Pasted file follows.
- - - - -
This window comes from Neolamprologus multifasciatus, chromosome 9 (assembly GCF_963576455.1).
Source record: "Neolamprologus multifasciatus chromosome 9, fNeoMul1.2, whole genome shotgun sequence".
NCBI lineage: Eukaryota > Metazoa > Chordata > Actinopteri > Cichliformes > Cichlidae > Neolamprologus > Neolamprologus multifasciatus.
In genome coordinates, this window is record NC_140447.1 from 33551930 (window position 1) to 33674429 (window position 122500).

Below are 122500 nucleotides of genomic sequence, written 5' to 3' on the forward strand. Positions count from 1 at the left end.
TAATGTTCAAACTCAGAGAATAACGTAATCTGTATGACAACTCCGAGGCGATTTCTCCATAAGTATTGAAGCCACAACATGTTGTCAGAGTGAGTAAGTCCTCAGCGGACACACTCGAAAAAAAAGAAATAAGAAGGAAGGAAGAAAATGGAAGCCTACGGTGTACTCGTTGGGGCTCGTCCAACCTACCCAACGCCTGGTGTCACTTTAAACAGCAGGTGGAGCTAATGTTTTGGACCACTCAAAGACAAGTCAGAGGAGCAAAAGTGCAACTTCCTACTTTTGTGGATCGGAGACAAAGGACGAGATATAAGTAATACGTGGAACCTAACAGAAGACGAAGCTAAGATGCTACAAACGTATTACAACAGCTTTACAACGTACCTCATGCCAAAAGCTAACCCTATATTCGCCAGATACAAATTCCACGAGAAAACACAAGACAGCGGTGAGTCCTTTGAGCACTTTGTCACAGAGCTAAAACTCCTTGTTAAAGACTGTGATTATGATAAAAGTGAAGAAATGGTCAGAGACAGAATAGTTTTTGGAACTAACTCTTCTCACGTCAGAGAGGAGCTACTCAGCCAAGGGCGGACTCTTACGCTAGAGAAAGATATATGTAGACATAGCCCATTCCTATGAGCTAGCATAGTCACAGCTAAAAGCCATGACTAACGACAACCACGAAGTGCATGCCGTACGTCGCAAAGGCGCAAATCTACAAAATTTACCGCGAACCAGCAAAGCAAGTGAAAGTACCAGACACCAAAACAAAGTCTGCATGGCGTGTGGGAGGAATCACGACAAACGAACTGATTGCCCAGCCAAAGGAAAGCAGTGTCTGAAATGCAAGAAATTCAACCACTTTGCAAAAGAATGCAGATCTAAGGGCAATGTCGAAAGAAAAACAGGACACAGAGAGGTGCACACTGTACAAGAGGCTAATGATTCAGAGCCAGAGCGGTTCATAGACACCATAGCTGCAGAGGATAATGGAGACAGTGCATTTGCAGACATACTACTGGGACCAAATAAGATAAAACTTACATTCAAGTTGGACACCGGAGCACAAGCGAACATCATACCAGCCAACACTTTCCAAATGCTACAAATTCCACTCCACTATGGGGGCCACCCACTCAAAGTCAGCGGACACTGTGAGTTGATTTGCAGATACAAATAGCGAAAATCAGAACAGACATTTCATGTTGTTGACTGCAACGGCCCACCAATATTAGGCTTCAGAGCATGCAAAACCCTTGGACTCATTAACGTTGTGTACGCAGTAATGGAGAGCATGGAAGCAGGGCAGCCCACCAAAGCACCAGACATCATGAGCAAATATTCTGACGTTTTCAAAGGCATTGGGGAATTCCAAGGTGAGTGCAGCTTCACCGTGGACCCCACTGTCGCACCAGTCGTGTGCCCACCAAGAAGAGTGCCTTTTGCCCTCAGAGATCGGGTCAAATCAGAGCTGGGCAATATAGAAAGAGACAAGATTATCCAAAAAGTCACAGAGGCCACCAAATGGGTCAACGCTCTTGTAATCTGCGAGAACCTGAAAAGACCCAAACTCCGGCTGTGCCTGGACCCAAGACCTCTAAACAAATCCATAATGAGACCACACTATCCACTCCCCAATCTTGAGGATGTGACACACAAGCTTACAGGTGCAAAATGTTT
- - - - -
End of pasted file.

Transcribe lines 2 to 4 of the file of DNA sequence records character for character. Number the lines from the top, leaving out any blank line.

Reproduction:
Source record: "Neolamprologus multifasciatus chromosome 9, fNeoMul1.2, whole genome shotgun sequence".
NCBI lineage: Eukaryota > Metazoa > Chordata > Actinopteri > Cichliformes > Cichlidae > Neolamprologus > Neolamprologus multifasciatus.
In genome coordinates, this window is record NC_140447.1 from 33551930 (window position 1) to 33674429 (window position 122500).